The VCD standard, agreed in 1993 by a consortium of Japanese electronics manufacturers and referred to as the White Book, involves storing MPEG-1 video as a track on an otherwise standard CD.
The quality of the picture is approximately equivalent to VHS video, though probably worse than a high-quality professionally dubbed VHS tape. Blurring, compression artifacts, and jerky motion are sometimes noticeable on VCDs.
While never gaining a foothold in the United States or Europe, VCDs were very popular throughout Asia because of the low price of the players, their tolerance of high humidity (a notable problem for VCRs), and the lower-cost media. The negligible cost of the media made piracy rampant in these areas, which is probably the reason it was never widely supported by industry in the United States. The advent of recordable CDs and inexpensive recorders has spurred a rapid growth of their acceptance in the US, since most DVD players can play them.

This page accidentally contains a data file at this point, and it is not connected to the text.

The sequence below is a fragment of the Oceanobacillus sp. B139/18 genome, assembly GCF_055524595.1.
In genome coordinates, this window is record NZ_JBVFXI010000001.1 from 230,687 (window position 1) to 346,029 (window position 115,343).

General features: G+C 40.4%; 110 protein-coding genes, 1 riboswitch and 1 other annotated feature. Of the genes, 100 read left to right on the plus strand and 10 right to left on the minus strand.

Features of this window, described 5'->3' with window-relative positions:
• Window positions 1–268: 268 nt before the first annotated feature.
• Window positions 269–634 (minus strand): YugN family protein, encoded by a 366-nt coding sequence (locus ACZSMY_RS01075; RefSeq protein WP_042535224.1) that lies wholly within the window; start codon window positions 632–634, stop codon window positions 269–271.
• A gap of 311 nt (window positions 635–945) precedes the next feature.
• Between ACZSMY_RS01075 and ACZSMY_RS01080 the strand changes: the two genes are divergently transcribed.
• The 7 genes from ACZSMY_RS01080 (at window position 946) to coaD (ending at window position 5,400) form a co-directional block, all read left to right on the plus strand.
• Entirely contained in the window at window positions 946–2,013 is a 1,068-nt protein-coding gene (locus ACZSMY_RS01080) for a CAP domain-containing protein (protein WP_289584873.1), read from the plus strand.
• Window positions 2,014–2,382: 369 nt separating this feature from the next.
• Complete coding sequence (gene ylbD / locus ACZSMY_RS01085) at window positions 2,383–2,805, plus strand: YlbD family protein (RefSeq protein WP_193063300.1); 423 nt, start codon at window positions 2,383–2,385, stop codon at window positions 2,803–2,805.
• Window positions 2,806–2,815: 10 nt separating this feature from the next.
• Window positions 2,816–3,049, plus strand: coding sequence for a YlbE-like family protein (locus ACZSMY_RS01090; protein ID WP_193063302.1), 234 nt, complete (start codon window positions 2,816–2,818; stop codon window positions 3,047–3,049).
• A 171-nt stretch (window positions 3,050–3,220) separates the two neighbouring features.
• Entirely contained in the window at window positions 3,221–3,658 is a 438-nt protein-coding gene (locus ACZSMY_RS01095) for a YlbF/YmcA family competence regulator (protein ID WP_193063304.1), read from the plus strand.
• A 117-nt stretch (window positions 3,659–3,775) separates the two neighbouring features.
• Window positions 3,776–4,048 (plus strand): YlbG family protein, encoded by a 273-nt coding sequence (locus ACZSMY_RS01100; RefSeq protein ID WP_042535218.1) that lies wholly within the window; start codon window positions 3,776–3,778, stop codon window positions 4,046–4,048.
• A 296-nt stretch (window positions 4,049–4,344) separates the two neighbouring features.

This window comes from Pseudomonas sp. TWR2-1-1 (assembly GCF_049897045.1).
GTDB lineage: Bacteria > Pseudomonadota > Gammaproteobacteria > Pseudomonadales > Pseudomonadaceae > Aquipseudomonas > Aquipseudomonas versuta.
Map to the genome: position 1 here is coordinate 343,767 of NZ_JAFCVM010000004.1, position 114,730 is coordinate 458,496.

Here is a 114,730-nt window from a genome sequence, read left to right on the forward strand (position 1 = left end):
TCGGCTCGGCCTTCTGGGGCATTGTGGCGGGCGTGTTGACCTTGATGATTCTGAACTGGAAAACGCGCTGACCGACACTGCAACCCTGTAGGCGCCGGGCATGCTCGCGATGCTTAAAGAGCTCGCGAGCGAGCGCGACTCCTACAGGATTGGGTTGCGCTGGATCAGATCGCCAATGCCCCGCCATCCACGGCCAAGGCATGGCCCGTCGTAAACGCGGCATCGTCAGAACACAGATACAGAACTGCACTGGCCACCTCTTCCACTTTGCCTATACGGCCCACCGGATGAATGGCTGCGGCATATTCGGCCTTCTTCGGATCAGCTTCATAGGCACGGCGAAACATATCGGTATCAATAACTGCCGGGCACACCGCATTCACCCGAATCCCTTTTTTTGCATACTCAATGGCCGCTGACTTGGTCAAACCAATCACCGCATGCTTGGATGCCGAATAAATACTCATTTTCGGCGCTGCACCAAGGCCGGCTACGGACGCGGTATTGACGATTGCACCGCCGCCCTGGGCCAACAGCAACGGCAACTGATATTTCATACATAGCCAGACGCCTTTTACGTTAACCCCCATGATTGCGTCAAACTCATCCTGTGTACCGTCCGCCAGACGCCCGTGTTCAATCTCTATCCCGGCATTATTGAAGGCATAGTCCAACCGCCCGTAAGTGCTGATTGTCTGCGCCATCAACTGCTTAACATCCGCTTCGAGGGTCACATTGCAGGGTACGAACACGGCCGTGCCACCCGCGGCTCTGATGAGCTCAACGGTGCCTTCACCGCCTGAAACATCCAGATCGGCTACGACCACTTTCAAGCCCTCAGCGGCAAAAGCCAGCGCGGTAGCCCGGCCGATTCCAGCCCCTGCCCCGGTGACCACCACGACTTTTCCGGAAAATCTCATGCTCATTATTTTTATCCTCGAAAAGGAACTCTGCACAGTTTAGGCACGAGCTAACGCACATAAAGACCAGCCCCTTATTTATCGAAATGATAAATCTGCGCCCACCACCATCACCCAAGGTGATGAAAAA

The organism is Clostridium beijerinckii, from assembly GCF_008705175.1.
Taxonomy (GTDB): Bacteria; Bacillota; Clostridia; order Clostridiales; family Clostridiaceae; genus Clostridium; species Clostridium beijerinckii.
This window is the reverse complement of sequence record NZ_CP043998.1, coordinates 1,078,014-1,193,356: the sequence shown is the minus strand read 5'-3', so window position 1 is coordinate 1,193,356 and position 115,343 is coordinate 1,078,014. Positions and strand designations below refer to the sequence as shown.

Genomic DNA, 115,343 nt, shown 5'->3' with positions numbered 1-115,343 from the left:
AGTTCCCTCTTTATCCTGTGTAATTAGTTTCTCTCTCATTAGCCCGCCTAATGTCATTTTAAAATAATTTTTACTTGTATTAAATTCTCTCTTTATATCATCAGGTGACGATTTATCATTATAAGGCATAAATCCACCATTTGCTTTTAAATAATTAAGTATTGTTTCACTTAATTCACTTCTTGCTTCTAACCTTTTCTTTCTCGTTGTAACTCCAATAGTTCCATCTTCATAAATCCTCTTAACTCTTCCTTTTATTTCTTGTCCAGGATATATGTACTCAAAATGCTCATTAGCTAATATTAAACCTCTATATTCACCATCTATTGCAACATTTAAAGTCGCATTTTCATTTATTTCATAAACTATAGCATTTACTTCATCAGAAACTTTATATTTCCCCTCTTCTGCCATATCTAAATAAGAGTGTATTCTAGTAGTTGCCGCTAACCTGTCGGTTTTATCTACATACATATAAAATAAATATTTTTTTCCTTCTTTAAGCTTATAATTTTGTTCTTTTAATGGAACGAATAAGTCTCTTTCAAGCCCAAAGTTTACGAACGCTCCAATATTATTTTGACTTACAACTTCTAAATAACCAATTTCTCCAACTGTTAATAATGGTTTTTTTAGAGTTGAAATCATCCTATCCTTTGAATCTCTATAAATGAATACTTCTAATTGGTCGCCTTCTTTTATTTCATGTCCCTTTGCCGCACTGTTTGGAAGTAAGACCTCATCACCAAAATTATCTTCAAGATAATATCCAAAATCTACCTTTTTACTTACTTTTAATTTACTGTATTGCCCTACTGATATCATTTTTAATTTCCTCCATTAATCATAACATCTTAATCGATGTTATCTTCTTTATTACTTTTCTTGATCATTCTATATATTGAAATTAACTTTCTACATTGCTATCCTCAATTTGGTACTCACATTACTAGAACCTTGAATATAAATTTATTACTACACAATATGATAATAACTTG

An improved standard, SVCD, uses MPEG-2 compression and a variable compression rate for higher video quality.
The VCD format allows computer users to create home movies on CD. Almost all DVD players are capable of playing regular VCDs. However, not all DVD players can read the CD-R media, hence homemade VCDs produced by CD burners (versus those produced by pressing) may not be playable on some DVD players. Such incompatibility is a major problem that prevents consumers from distributing their home-made VCDs as their video Christmas greetings.
VCD is gradually being replaced by DVD, which offers most of the same advantages to Asian buyers as VCD, as well as a much better quality picture and sound, due to its larger storage capacity.
VCD does however have a few points in its favor:
- Unlike DVDs, VCDs have no region coding, which means they can be played on any compatible machine worldwide.
- Some titles available on VCD may not be available on DVD and/or VHS in the prospective buyer's region.
- They are much cheaper than DVDs.